In my home country of Slovenia in central Europe, every Friday since April citizens protest against the government’s misuse and abuse of power related to controversial decisions masquerading under the pretense of COVID-19 interventions.
The public outcry started on March 13 as the new right-wing coalition government took over the leadership following the resignation of the previous centre-left Prime Minister (just after his government declared a state of epidemic). Very quickly, problems arose in the public eye about a lack of legitimacy for this new government.
The backlash arose from numerous questionable government decisions: Ministerial salary raises at the time when the unemployment rate had peaked; poorly communicated COVID-19 intervention measures; and attempts to drastically increase police powers and discredit journalists. It included irregularities in the purchase of personal protective equipment, which is currently undergoing police investigation. Many accuse the government of autocratic aspirations.
More recently, the government changed environmental laws and introduced another COVID-19 intervention act. These measures exclude the citizens and limit the participation of NGOs and environmental organisations from decision-making in new infrastructure and building projects, a move many see as prioritizing capital over nature.
The resulting mass civic engagement and social unrest are unprecedented in my lifetime. Weekly demonstrations across Slovenia attract thousands of people! In the capital city of Ljubljana, the public has been gathering in front of the House of Parliament shouting “thieves” and “fascists”. They wave signs such as “our country is not your sandpit” signifying that the government should not be allowed to mold the country to suit their needs.
The government responded with barricading access to the square in front of the Parliament building, increasing police controls and identity checks, and criminalizing participation in demonstrations. As elsewhere around the world, such responses signal the need for reform and confirm that government institutions must listen to citizens' voices more seriously than in the past.
A system in which the government wishes to single-handedly control decision-making is not a system that is well-suited for any democratic country, especially during the COVID-19 pandemic. Competent democratic governance requires that everyone has a voice and that decisions are based on broad consensus. It requires that all sectors are accountable to the public and that processes are fair and transparent.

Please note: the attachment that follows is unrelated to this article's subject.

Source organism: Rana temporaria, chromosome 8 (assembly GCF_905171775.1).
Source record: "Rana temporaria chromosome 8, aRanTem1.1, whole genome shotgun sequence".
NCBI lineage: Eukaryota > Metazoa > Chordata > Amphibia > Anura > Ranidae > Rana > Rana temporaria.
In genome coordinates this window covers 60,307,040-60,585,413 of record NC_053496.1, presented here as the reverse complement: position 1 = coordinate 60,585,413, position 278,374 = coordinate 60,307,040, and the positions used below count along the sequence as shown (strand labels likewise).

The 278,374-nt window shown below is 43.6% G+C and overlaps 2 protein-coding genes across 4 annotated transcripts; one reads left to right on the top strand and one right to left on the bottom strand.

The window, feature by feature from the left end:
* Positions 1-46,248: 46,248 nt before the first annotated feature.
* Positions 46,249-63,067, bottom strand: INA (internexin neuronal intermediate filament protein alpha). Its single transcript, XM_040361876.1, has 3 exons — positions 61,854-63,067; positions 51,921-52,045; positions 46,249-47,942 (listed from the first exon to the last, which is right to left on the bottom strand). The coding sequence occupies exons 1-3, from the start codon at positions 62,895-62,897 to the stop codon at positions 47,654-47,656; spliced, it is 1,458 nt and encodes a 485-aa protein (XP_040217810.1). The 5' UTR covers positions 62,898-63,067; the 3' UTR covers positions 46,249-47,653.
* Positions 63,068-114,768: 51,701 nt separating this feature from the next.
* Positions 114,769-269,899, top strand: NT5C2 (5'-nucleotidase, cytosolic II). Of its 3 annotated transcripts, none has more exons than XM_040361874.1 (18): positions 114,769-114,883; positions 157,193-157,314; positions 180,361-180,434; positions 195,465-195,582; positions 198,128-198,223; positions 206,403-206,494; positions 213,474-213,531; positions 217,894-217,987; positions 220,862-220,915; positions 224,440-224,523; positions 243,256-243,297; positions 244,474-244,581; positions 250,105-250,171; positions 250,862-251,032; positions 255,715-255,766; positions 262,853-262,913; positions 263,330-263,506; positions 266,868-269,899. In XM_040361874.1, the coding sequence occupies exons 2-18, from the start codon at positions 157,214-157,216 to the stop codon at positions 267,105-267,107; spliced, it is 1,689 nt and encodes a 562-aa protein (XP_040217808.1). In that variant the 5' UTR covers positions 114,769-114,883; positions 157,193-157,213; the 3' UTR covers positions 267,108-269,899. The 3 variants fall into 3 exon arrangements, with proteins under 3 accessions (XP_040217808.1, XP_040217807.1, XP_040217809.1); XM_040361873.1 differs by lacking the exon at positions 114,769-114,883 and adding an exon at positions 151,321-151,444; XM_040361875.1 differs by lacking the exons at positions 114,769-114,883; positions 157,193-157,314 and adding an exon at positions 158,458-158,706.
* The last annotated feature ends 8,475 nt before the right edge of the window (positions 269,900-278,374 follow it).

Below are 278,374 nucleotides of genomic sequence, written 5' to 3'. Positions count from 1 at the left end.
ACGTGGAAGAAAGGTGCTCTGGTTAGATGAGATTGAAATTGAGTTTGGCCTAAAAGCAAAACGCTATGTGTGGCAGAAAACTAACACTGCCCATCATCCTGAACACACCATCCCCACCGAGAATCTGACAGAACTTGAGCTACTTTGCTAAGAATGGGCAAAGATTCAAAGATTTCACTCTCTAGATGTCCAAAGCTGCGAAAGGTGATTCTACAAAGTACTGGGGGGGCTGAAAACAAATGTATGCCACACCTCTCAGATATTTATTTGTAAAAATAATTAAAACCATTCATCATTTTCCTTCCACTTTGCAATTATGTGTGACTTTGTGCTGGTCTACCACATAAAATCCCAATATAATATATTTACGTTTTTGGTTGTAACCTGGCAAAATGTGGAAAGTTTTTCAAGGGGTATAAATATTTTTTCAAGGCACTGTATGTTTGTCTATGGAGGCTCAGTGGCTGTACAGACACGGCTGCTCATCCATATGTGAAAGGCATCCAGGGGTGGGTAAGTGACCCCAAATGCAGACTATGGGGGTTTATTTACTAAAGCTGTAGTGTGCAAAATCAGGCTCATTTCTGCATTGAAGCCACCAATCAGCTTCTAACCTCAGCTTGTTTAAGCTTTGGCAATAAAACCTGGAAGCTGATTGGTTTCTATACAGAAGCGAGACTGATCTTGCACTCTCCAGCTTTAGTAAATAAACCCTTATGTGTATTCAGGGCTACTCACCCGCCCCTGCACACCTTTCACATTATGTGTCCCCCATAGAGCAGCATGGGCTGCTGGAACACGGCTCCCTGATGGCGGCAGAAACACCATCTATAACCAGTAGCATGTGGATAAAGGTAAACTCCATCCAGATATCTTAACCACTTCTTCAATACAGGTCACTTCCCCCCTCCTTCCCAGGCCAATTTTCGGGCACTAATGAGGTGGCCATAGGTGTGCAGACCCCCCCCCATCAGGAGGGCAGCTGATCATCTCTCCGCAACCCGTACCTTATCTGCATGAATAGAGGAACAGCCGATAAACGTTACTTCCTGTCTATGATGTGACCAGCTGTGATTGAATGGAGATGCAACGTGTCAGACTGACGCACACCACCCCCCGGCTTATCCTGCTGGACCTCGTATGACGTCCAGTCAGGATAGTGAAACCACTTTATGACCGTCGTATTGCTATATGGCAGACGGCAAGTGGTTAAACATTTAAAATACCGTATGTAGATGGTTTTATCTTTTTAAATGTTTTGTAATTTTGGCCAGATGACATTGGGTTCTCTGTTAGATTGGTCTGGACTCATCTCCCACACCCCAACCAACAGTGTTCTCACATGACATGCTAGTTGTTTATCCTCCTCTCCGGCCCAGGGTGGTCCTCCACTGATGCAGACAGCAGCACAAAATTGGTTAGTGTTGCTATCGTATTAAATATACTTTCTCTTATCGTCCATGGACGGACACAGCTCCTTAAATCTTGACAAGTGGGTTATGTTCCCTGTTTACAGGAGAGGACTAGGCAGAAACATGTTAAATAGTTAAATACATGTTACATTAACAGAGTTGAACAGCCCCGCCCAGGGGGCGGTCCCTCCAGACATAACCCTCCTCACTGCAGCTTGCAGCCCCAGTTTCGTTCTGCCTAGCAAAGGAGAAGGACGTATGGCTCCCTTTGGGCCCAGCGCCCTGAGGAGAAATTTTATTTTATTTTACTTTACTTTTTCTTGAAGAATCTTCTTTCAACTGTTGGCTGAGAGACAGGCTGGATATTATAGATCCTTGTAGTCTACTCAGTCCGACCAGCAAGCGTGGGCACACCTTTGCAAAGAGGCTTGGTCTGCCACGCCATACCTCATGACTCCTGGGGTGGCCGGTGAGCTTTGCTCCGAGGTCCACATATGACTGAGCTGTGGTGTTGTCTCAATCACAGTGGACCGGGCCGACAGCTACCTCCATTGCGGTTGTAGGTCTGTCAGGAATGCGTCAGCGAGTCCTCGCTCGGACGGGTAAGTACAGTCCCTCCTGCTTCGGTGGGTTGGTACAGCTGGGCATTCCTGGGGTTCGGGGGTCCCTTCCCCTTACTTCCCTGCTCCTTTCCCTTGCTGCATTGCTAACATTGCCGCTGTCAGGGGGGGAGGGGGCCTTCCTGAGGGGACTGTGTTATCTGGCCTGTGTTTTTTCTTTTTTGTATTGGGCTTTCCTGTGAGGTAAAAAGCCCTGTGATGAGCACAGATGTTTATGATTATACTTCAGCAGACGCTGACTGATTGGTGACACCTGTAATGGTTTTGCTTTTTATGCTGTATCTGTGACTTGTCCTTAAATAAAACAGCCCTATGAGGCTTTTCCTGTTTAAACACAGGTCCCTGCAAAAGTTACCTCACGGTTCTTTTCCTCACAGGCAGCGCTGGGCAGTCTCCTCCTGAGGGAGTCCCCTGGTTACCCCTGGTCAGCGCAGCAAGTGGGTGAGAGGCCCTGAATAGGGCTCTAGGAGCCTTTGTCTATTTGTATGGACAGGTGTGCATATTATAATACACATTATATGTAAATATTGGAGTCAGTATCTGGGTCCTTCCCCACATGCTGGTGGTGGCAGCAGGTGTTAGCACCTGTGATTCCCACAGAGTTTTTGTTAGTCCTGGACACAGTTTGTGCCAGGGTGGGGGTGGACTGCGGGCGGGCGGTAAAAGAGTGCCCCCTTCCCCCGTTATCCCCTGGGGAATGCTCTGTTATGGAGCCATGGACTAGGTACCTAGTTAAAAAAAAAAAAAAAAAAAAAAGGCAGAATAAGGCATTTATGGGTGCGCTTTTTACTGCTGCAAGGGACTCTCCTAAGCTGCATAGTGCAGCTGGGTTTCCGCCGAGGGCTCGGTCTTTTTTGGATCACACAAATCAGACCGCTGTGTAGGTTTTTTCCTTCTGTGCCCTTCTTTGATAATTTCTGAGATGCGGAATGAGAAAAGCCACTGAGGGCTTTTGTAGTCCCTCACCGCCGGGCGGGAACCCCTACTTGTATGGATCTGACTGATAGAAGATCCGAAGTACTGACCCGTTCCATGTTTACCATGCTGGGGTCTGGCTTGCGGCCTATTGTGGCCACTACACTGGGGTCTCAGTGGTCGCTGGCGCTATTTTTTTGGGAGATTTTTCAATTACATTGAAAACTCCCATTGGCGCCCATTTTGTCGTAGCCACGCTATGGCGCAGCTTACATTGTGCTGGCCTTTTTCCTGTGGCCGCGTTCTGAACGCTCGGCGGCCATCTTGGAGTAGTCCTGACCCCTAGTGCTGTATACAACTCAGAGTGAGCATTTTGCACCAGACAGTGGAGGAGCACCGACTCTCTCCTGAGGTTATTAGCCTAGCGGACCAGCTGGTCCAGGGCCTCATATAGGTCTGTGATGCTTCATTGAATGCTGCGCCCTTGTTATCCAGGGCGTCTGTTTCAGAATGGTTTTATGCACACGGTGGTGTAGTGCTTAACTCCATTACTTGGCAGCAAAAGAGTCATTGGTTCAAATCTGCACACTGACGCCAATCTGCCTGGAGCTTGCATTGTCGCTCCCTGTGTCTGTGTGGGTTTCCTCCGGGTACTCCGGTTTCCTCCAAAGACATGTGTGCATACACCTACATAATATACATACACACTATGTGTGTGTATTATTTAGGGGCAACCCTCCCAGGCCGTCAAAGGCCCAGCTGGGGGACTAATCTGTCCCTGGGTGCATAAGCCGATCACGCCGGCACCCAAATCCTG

And how can this be achieved? Various organisations call for inclusive citizen participation. They call for empowering citizens and for participatory governing processes. Protesters demand reform of particular sectors, such as the police.
ANOTHER PATH FORWARD
SafeGrowth takes another path. By proposing a system of networked urban villages, the SafeGrowth model calls for democratic local governance within each of the neighbourhood villages.
It transfers the decision-making power of the citizens from the national or large regional scale to a local-neighbourhood scale, but it does so in such a way that local, democratic and fully trained organizations can plan for neighbourhood needs. Moreover, the SafeGrowth’s Livability Academy program develops local leaders who represent the voice of residents and lead changes that address social and racial inequity. Neighbourhood-level change thereby becomes the bridge between government organisations and the wider community.
In SafeGrowth neighbourhoods from New Zealand to New Orleans residents thus become an integral part of their own governing system and they link to other surrounding neighbourhoods to coordinate how they solve problems and plan for their own future.
WHAT'S TO BE DONE?
It is no longer sufficient for governments to only ask citizens for input when mandated or when it creates top-down plans for development. It is no longer sufficient that the government expects that its citizens must trust the government and public institutions without question or dissent – the government also needs to trust the public and civic organisations, and start transferring the decision-making power back to local communities.
And along the way, we must create a more sustainable governance system in which politicians start considering the long-term consequences of their decisions beyond the expiry date of the next election. If we fail to do this, democratic governance may quickly become irrelevant and lose legitimacy. We need to turn this around. The country should be its citizens’ sandpit.